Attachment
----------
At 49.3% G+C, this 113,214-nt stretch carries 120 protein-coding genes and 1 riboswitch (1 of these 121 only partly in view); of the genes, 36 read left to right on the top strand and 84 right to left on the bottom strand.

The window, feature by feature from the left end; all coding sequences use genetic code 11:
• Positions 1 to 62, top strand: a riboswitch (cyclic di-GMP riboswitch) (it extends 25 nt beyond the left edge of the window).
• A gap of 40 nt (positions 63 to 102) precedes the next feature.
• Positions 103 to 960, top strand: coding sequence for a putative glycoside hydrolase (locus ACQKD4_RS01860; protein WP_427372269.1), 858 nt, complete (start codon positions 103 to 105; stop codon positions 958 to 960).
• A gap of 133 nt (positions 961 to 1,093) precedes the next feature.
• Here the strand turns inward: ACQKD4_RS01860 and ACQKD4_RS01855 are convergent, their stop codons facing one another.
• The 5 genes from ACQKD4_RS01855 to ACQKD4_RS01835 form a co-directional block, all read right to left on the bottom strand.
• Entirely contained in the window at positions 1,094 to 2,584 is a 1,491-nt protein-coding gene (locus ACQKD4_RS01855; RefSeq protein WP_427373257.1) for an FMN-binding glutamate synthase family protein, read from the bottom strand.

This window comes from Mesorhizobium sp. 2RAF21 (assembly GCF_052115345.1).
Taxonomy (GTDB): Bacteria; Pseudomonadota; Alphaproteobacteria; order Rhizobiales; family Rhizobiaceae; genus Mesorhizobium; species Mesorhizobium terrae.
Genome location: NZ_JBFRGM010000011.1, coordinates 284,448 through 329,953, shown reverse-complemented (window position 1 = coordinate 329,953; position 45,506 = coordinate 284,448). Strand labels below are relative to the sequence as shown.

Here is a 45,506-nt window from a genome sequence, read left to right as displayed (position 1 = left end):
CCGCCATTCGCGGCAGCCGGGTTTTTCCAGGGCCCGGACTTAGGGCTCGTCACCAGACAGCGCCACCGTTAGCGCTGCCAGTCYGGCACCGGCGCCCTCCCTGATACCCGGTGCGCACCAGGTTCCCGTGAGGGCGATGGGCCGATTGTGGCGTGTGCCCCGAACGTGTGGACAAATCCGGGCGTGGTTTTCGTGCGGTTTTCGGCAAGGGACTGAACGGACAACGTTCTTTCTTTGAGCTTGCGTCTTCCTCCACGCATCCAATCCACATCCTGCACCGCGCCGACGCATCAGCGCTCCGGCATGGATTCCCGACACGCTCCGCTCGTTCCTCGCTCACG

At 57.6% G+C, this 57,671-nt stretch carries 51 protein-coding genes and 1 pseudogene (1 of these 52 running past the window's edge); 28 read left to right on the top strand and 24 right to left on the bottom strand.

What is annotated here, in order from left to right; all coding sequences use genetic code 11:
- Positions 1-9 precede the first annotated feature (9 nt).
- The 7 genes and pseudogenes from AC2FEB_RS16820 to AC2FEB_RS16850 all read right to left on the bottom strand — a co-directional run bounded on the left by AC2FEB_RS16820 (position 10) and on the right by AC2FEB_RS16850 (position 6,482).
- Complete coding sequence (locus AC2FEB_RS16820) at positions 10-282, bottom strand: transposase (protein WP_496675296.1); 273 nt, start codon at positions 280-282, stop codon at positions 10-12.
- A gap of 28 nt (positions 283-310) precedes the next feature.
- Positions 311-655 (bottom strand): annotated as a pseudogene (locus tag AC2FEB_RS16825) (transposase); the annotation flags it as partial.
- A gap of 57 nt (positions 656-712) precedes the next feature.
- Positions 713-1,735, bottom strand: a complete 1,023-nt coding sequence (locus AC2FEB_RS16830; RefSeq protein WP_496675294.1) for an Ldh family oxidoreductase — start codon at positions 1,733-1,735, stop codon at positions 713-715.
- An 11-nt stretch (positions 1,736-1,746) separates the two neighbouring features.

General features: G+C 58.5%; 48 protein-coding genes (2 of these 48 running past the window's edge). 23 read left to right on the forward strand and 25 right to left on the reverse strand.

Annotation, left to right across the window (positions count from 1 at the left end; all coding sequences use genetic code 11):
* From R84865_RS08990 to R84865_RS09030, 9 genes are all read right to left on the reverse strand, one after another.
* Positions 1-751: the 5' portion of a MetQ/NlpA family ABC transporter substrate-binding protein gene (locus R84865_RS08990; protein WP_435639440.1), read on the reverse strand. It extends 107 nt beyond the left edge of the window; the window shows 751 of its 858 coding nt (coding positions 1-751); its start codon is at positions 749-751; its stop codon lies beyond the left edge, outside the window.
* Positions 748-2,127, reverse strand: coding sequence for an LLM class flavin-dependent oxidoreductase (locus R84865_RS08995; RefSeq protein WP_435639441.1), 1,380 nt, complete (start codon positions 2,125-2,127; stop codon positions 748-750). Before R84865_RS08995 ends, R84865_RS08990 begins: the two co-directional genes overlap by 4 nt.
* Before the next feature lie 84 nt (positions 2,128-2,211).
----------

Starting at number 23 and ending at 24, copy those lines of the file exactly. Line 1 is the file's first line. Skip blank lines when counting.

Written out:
- Positions 713-1,735, bottom strand: a complete 1,023-nt coding sequence (locus AC2FEB_RS16830; RefSeq protein WP_496675294.1) for an Ldh family oxidoreductase — start codon at positions 1,733-1,735, stop codon at positions 713-715.
- An 11-nt stretch (positions 1,736-1,746) separates the two neighbouring features.